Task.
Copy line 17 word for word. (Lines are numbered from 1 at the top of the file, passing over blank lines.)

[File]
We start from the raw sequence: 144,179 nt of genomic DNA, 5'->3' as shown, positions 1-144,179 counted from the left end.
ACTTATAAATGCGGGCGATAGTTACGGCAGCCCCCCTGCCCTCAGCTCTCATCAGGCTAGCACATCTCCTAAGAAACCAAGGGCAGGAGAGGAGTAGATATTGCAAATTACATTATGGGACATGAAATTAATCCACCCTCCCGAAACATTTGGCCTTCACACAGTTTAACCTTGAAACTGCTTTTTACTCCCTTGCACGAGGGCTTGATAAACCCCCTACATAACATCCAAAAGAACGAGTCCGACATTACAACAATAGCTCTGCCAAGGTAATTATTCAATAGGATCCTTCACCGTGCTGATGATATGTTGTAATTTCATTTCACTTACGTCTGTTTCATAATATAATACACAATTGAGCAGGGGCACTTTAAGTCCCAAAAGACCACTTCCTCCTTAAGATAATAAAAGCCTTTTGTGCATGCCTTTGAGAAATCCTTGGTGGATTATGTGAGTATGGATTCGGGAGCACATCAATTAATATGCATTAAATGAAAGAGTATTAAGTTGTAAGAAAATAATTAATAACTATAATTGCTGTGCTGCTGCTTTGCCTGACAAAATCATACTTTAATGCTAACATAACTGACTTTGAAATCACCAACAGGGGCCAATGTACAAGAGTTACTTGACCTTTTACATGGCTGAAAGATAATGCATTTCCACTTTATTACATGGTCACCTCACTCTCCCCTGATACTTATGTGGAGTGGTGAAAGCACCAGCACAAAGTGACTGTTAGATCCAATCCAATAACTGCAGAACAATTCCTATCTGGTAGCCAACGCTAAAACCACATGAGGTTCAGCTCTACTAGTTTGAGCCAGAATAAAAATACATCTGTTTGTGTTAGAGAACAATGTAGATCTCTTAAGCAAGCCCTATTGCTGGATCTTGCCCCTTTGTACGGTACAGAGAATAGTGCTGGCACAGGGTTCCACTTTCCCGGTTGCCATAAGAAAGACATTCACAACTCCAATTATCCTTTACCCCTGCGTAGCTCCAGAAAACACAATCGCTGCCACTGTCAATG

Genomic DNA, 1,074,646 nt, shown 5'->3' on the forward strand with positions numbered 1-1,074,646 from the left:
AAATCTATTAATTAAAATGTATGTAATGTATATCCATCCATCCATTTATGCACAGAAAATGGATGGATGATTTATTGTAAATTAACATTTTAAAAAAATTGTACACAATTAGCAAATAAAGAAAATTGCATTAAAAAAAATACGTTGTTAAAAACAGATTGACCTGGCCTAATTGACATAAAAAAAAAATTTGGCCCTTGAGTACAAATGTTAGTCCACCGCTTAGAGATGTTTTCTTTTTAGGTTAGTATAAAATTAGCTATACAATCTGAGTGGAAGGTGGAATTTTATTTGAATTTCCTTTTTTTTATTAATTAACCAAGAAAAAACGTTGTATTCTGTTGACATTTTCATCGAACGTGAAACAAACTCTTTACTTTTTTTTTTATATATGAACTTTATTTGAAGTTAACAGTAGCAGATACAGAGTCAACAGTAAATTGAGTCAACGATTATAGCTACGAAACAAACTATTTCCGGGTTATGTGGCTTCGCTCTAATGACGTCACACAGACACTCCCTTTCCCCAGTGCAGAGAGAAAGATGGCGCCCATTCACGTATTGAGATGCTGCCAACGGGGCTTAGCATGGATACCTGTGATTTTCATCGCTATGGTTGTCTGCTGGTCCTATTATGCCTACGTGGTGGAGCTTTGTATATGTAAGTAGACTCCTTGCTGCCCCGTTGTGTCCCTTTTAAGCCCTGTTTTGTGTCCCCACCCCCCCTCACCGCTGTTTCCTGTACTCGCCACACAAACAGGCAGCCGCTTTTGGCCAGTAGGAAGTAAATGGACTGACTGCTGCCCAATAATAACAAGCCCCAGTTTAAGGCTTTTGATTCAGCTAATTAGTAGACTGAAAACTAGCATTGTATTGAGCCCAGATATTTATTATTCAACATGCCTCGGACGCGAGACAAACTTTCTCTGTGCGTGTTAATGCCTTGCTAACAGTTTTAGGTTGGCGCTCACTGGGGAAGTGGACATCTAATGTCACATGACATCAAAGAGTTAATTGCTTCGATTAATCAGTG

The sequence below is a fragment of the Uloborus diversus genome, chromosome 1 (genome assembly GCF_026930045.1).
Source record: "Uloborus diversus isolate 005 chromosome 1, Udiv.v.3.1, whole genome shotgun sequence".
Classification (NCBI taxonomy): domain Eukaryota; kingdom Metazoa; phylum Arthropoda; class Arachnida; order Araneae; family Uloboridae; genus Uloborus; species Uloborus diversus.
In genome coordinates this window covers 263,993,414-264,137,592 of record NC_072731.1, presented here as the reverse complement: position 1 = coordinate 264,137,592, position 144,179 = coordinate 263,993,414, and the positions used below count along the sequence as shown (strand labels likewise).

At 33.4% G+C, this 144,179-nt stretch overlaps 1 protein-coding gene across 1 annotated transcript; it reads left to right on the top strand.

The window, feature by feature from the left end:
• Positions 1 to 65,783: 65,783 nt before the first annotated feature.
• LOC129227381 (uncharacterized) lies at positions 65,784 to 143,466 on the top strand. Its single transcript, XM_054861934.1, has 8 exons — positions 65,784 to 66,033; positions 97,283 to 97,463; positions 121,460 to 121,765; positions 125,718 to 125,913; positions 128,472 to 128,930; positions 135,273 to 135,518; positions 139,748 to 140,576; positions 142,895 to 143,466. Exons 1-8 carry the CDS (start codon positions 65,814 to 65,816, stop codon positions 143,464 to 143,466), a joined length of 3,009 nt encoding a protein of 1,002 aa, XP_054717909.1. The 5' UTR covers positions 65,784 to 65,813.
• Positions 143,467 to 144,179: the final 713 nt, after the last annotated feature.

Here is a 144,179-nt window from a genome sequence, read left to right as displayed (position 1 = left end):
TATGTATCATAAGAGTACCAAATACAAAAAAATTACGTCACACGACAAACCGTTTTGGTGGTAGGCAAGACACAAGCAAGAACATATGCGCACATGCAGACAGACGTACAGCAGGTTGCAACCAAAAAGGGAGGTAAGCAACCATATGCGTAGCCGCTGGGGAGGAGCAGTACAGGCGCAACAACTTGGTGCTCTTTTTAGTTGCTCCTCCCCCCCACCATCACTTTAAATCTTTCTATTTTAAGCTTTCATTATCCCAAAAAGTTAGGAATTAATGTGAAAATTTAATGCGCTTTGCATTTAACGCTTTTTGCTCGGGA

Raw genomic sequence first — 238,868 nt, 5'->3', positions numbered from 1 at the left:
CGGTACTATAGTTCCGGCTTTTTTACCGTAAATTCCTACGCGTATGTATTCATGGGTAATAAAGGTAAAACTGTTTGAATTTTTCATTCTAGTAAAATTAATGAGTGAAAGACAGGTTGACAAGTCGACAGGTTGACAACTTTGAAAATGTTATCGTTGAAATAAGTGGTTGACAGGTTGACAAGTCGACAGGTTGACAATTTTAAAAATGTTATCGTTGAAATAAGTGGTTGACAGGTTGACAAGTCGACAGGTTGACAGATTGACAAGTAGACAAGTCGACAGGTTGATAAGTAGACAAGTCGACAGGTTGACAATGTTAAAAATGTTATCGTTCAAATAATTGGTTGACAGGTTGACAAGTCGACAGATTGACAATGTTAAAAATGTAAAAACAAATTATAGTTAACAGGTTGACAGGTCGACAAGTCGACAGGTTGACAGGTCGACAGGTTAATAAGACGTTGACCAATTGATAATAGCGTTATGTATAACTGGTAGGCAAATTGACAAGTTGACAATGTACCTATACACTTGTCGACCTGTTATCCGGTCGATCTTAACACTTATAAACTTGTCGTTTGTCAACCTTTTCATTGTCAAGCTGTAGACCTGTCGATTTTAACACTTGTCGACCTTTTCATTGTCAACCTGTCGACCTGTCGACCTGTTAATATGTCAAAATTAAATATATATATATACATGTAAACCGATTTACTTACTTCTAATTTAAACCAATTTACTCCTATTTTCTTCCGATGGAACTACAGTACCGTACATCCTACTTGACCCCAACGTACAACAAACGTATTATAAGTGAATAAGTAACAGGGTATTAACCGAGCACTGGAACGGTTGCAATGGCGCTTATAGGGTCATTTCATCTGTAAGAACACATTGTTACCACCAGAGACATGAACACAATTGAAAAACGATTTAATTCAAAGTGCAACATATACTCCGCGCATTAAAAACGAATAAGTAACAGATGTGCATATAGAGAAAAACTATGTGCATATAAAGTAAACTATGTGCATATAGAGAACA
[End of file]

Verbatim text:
CGGTACTATAGTTCCGGCTTTTTTACCGTAAATTCCTACGCGTATGTATTCATGGGTAATAAAGGTAAAACTGTTTGAATTTTTCATTCTAGTAAAATTAATGAGTGAAAGACAGGTTGACAAGTCGACAGGTTGACAACTTTGAAAATGTTATCGTTGAAATAAGTGGTTGACAGGTTGACAAGTCGACAGGTTGACAATTTTAAAAATGTTATCGTTGAAATAAGTGGTTGACAGGTTGACAAGTCGACAGGTTGACAGATTGACAAGTAGACAAGTCGACAGGTTGATAAGTAGACAAGTCGACAGGTTGACAATGTTAAAAATGTTATCGTTCAAATAATTGGTTGACAGGTTGACAAGTCGACAGATTGACAATGTTAAAAATGTAAAAACAAATTATAGTTAACAGGTTGACAGGTCGACAAGTCGACAGGTTGACAGGTCGACAGGTTAATAAGACGTTGACCAATTGATAATAGCGTTATGTATAACTGGTAGGCAAATTGACAAGTTGACAATGTACCTATACACTTGTCGACCTGTTATCCGGTCGATCTTAACACTTATAAACTTGTCGTTTGTCAACCTTTTCATTGTCAAGCTGTAGACCTGTCGATTTTAACACTTGTCGACCTTTTCATTGTCAACCTGTCGACCTGTCGACCTGTTAATATGTCAAAATTAAATATATATATATACATGTAAACCGATTTACTTACTTCTAATTTAAACCAATTTACTCCTATTTTCTTCCGATGGAACTACAGTACCGTACATCCTACTTGACCCCAACGTACAACAAACGTATTATAAGTGAATAAGTAACAGGGTATTAACCGAGCACTGGAACGGTTGCAATGGCGCTTATAGGGTCATTTCATCTGTAAGAACACATTGTTACCACCAGAGACATGAACACAATTGAAAAACGATTTAATTCAAAGTGCAACATATACTCCGCGCATTAAAAACGAATAAGTAACAGATGTGCATATAGAGAAAAACTATGTGCATATAAAGTAAACTATGTGCATATAGAGAACA